Recommendation: In order to improve DHS's ability to fulfill its mission as an effective focal point for cybersecurity, the Secretary of Homeland Security should engage appropriate stakeholders to prioritize key cybersecurity responsibilities so that the most important activities are addressed first, including responsibilities that are not detailed in the cybersecurity strategic plan: (1) perform a national cyber threat assessment; (2) facilitate sector cyber vulnerability assessments--to include identification of cross-sector interdependencies; and (3) establish contingency plans for cybersecurity, including recovery plans for key Internet functions.

    Agency Affected: Department of Homeland Security

  2. Status: Closed - Implemented

    Comments: Following the report, GAO highlighted in the January 2007 High Risk Report that DHS had not fully implemented any of its key cybersecurity responsibilities because its progress had been impeded by a several challenges including the reluctance of many in the private sector to share information with DHS and a lack of departmental organizational stability and leadership needed to gain the trust of other stakeholders in the cybersecurity world. In response to the inclusion in the High Risk Report, the Department of Homeland Security (DHS) developed a plan and focused attention on initiatives to fulfill its responsibilities that also address its challenges. For example, the National Infrastructure Protection Plan and the Information Technology Sector Specific Plan help to increase awareness about cybersecurity roles and capabilities, facilitate more effective partnerships with stakeholders, and improve two-way information sharing with these stakeholders. In addition, to better demonstrate the value DHS provides to its stakeholders, such as providing analysis of the federal government?s network traffic, DHS has improved the United States-Computer Emergency Readiness Team's analysis and warning capabilities. Also, under the new administration, the Secretary of Homeland Security has consolidated DHS's cyber critical infrastructure protection efforts under a Deputy Undersecretary of the Department's National Protection and Programs Directorate, to address the challenges associated with organizational stability and authority. In addition, the Deputy Undersecretary has publicly announced that the department is working to quickly increase its cadre of cybersecurity professionals to help address challenges associated with hiring and retaining qualified people. While DHS has initiatives in place to address some challenges, fully implementing its cybersecurity responsibilities/issues, such as building effective partnerships, having organizational stability, and hiring and retaining adequate cybersecurity experts are issues that require further attention.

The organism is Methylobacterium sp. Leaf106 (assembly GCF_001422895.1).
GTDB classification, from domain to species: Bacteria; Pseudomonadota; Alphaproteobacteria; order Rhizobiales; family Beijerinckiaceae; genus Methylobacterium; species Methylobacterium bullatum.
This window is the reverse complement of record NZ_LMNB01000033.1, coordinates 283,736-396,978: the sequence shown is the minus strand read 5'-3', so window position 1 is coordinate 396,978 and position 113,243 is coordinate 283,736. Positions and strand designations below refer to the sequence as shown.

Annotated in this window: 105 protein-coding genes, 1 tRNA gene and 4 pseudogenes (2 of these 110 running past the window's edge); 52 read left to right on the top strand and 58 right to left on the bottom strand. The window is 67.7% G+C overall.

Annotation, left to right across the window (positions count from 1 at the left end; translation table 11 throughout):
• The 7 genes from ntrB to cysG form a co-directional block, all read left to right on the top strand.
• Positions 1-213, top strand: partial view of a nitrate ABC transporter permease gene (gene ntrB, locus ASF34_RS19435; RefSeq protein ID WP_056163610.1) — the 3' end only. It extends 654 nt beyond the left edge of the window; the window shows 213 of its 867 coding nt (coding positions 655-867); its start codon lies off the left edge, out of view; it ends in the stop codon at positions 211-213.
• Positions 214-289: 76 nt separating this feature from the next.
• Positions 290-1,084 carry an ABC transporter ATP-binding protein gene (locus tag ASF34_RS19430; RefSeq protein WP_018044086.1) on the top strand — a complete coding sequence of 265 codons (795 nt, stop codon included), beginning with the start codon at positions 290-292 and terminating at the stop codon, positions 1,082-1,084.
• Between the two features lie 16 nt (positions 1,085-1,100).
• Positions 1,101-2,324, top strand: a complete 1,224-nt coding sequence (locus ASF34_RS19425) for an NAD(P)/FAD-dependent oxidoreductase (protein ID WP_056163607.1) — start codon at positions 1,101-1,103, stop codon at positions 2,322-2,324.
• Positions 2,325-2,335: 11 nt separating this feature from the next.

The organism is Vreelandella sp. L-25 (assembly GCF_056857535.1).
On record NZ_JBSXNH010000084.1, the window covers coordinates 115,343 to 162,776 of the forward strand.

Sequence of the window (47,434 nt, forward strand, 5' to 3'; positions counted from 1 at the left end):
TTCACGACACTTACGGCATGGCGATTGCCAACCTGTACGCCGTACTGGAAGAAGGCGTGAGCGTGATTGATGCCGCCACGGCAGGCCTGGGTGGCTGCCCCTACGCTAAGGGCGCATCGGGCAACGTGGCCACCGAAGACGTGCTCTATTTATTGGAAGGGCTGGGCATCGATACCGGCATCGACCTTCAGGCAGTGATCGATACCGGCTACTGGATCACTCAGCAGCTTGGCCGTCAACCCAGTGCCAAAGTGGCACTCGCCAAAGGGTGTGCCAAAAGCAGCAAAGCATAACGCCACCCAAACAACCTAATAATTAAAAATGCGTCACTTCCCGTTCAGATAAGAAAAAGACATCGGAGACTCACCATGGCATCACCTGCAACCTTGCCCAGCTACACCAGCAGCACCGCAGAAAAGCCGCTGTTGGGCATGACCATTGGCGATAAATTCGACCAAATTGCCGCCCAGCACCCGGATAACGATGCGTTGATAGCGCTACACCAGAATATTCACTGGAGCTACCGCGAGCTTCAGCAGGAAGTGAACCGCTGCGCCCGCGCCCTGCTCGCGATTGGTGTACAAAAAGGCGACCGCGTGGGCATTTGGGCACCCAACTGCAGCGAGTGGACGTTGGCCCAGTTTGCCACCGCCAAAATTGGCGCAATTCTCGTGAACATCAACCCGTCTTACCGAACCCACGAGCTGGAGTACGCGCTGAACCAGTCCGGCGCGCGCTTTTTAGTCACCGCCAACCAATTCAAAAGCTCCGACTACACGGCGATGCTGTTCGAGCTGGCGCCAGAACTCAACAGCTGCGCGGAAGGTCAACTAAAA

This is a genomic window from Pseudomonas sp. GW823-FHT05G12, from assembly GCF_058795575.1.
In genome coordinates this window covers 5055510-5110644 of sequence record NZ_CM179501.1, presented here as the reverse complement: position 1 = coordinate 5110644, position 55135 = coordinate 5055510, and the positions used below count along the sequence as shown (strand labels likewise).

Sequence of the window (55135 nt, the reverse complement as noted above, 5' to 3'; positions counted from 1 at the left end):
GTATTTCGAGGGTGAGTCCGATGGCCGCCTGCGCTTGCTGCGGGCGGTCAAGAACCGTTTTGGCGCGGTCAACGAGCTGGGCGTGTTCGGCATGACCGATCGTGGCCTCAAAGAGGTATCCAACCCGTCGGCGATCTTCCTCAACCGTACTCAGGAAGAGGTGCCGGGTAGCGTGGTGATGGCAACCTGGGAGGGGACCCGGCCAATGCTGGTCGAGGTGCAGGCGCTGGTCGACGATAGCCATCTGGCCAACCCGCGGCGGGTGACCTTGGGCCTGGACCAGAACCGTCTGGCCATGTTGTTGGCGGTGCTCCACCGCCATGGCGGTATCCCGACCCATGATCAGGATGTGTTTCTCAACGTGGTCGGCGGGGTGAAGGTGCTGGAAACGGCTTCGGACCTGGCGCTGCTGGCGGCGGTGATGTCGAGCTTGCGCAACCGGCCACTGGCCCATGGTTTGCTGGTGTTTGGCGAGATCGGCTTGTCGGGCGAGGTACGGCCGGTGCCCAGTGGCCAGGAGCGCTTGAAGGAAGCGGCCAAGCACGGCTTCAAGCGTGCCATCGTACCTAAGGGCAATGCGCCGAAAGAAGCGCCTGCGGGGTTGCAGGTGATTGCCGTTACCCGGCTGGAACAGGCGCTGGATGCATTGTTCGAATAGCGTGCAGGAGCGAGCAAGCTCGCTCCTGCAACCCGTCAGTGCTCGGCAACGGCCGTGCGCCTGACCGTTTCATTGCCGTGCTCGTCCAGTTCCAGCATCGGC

Recommendation: In order to improve DHS's ability to fulfill its mission as an effective focal point for cybersecurity, the Secretary of Homeland Security should require the National Cyber Security Division to develop a prioritized list of key activities for addressing the underlying challenges that are impeding execution of its responsibilities.

    Agency Affected: Department of Homeland Security

  3. Status: Closed - Implemented

    Comments: Following the report, GAO highlighted in the January 2007 High Risk Report that DHS had not fully implemented any of its key cybersecurity responsibilities. In response to the inclusion in the High Risk Report, the Department of Homeland Security (DHS) developed a plan with related performance measures and milestones for each initiative to address its cybersecurity responsibilities and the identified challenges. The initiatives that, according to the plan, provide the means for DHS to fulfill these responsibilities are the (1) National Infrastructure Protection Plan, (2) Information Technology Sector-Specific Plan, (3) Cross-Sector Cyber Security, (4) Control Systems Security, (5) Cyber Exercises, and (6) United States-Computer Emergency Readiness Team. For each initiative, the plan identifies tasks, expected outcomes, and milestones. The initiative for the National Infrastructure Protection Plan has defined metrics and, according to the plan, the National Cyber Security Division is revising program-level metrics for the remaining initiatives. While DHS has worked to measure the effectiveness of its efforts, more work remains to improve upon these metrics.

    Recommendation: In order to improve DHS's ability to fulfill its mission as an effective focal point for cybersecurity, the Secretary of Homeland Security should identify performance measures and milestones for fulfilling its prioritized responsibilities and for performing activities to address its challenges, and track organizational progress against these measures and milestones.

    Agency Affected: Department of Homeland Security